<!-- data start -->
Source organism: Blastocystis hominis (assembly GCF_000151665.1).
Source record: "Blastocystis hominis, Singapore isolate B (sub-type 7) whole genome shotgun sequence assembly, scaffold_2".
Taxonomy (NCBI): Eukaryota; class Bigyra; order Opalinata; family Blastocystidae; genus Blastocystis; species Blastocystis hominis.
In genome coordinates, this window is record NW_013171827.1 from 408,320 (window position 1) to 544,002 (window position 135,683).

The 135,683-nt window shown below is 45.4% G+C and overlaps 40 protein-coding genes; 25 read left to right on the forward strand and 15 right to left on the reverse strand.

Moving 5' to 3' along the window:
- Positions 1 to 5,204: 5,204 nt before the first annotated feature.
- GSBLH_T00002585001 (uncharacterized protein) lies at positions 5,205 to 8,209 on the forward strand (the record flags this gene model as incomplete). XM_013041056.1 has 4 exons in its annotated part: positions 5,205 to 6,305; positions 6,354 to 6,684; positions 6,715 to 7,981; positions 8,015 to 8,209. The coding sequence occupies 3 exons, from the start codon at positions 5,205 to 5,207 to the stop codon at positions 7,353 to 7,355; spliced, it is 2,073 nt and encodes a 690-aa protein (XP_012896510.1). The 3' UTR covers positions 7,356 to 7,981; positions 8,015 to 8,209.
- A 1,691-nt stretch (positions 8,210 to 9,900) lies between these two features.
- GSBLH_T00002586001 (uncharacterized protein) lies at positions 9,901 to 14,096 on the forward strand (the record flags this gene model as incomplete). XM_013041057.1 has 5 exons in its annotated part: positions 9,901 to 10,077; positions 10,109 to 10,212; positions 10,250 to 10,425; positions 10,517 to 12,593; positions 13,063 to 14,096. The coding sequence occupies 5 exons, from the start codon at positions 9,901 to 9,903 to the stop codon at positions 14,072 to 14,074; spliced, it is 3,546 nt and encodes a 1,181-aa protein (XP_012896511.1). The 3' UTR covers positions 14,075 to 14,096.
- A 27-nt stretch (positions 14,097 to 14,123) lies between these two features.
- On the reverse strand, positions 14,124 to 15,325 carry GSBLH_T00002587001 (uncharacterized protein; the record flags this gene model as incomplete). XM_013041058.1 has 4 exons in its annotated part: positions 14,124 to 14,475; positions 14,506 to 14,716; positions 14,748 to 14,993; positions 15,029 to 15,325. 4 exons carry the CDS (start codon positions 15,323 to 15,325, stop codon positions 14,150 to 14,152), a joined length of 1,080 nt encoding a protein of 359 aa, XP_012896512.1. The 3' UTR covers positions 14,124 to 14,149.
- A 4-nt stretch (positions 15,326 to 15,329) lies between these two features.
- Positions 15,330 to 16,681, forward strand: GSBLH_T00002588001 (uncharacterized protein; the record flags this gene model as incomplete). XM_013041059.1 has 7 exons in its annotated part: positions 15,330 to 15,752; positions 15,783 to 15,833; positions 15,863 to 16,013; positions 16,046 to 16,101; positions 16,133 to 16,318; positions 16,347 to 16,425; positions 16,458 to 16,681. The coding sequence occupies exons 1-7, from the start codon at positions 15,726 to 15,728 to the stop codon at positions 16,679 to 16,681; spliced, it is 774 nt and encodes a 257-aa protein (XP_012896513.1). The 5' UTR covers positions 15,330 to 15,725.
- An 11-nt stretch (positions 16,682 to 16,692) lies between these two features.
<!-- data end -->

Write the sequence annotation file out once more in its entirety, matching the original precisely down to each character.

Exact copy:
Source organism: Blastocystis hominis (assembly GCF_000151665.1).
Source record: "Blastocystis hominis, Singapore isolate B (sub-type 7) whole genome shotgun sequence assembly, scaffold_2".
Taxonomy (NCBI): Eukaryota; class Bigyra; order Opalinata; family Blastocystidae; genus Blastocystis; species Blastocystis hominis.
In genome coordinates, this window is record NW_013171827.1 from 408,320 (window position 1) to 544,002 (window position 135,683).

The 135,683-nt window shown below is 45.4% G+C and overlaps 40 protein-coding genes; 25 read left to right on the forward strand and 15 right to left on the reverse strand.

Moving 5' to 3' along the window:
- Positions 1 to 5,204: 5,204 nt before the first annotated feature.
- GSBLH_T00002585001 (uncharacterized protein) lies at positions 5,205 to 8,209 on the forward strand (the record flags this gene model as incomplete). XM_013041056.1 has 4 exons in its annotated part: positions 5,205 to 6,305; positions 6,354 to 6,684; positions 6,715 to 7,981; positions 8,015 to 8,209. The coding sequence occupies 3 exons, from the start codon at positions 5,205 to 5,207 to the stop codon at positions 7,353 to 7,355; spliced, it is 2,073 nt and encodes a 690-aa protein (XP_012896510.1). The 3' UTR covers positions 7,356 to 7,981; positions 8,015 to 8,209.
- A 1,691-nt stretch (positions 8,210 to 9,900) lies between these two features.
- GSBLH_T00002586001 (uncharacterized protein) lies at positions 9,901 to 14,096 on the forward strand (the record flags this gene model as incomplete). XM_013041057.1 has 5 exons in its annotated part: positions 9,901 to 10,077; positions 10,109 to 10,212; positions 10,250 to 10,425; positions 10,517 to 12,593; positions 13,063 to 14,096. The coding sequence occupies 5 exons, from the start codon at positions 9,901 to 9,903 to the stop codon at positions 14,072 to 14,074; spliced, it is 3,546 nt and encodes a 1,181-aa protein (XP_012896511.1). The 3' UTR covers positions 14,075 to 14,096.
- A 27-nt stretch (positions 14,097 to 14,123) lies between these two features.
- On the reverse strand, positions 14,124 to 15,325 carry GSBLH_T00002587001 (uncharacterized protein; the record flags this gene model as incomplete). XM_013041058.1 has 4 exons in its annotated part: positions 14,124 to 14,475; positions 14,506 to 14,716; positions 14,748 to 14,993; positions 15,029 to 15,325. 4 exons carry the CDS (start codon positions 15,323 to 15,325, stop codon positions 14,150 to 14,152), a joined length of 1,080 nt encoding a protein of 359 aa, XP_012896512.1. The 3' UTR covers positions 14,124 to 14,149.
- A 4-nt stretch (positions 15,326 to 15,329) lies between these two features.
- Positions 15,330 to 16,681, forward strand: GSBLH_T00002588001 (uncharacterized protein; the record flags this gene model as incomplete). XM_013041059.1 has 7 exons in its annotated part: positions 15,330 to 15,752; positions 15,783 to 15,833; positions 15,863 to 16,013; positions 16,046 to 16,101; positions 16,133 to 16,318; positions 16,347 to 16,425; positions 16,458 to 16,681. The coding sequence occupies exons 1-7, from the start codon at positions 15,726 to 15,728 to the stop codon at positions 16,679 to 16,681; spliced, it is 774 nt and encodes a 257-aa protein (XP_012896513.1). The 5' UTR covers positions 15,330 to 15,725.
- An 11-nt stretch (positions 16,682 to 16,692) lies between these two features.